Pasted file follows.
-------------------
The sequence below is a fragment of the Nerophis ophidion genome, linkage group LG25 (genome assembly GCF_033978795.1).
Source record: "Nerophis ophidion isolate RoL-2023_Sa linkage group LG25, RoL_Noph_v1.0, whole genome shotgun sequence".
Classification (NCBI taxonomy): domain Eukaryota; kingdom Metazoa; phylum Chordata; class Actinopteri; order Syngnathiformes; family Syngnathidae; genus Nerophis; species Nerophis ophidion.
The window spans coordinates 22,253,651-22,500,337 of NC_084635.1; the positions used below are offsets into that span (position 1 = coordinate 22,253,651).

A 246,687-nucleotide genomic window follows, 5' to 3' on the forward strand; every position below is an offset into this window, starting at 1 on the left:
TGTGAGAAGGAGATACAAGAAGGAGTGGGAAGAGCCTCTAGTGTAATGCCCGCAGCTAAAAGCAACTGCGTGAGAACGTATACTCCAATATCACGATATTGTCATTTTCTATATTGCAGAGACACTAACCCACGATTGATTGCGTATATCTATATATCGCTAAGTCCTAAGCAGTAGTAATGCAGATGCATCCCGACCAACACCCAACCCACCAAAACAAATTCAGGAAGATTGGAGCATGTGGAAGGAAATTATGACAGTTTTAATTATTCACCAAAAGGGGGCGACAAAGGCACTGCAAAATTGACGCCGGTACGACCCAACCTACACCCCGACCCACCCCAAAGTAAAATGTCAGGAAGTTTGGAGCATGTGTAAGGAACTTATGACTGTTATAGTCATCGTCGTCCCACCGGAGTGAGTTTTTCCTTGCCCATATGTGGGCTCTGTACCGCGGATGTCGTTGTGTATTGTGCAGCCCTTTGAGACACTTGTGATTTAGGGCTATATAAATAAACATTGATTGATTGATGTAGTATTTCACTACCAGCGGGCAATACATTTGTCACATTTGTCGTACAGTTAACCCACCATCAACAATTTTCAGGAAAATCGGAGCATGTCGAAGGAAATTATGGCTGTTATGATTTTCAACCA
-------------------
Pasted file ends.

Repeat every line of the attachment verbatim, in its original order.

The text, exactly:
The sequence below is a fragment of the Nerophis ophidion genome, linkage group LG25 (genome assembly GCF_033978795.1).
Source record: "Nerophis ophidion isolate RoL-2023_Sa linkage group LG25, RoL_Noph_v1.0, whole genome shotgun sequence".
Classification (NCBI taxonomy): domain Eukaryota; kingdom Metazoa; phylum Chordata; class Actinopteri; order Syngnathiformes; family Syngnathidae; genus Nerophis; species Nerophis ophidion.
The window spans coordinates 22,253,651-22,500,337 of NC_084635.1; the positions used below are offsets into that span (position 1 = coordinate 22,253,651).

A 246,687-nucleotide genomic window follows, 5' to 3' on the forward strand; every position below is an offset into this window, starting at 1 on the left:
TGTGAGAAGGAGATACAAGAAGGAGTGGGAAGAGCCTCTAGTGTAATGCCCGCAGCTAAAAGCAACTGCGTGAGAACGTATACTCCAATATCACGATATTGTCATTTTCTATATTGCAGAGACACTAACCCACGATTGATTGCGTATATCTATATATCGCTAAGTCCTAAGCAGTAGTAATGCAGATGCATCCCGACCAACACCCAACCCACCAAAACAAATTCAGGAAGATTGGAGCATGTGGAAGGAAATTATGACAGTTTTAATTATTCACCAAAAGGGGGCGACAAAGGCACTGCAAAATTGACGCCGGTACGACCCAACCTACACCCCGACCCACCCCAAAGTAAAATGTCAGGAAGTTTGGAGCATGTGTAAGGAACTTATGACTGTTATAGTCATCGTCGTCCCACCGGAGTGAGTTTTTCCTTGCCCATATGTGGGCTCTGTACCGCGGATGTCGTTGTGTATTGTGCAGCCCTTTGAGACACTTGTGATTTAGGGCTATATAAATAAACATTGATTGATTGATGTAGTATTTCACTACCAGCGGGCAATACATTTGTCACATTTGTCGTACAGTTAACCCACCATCAACAATTTTCAGGAAAATCGGAGCATGTCGAAGGAAATTATGGCTGTTATGATTTTCAACCA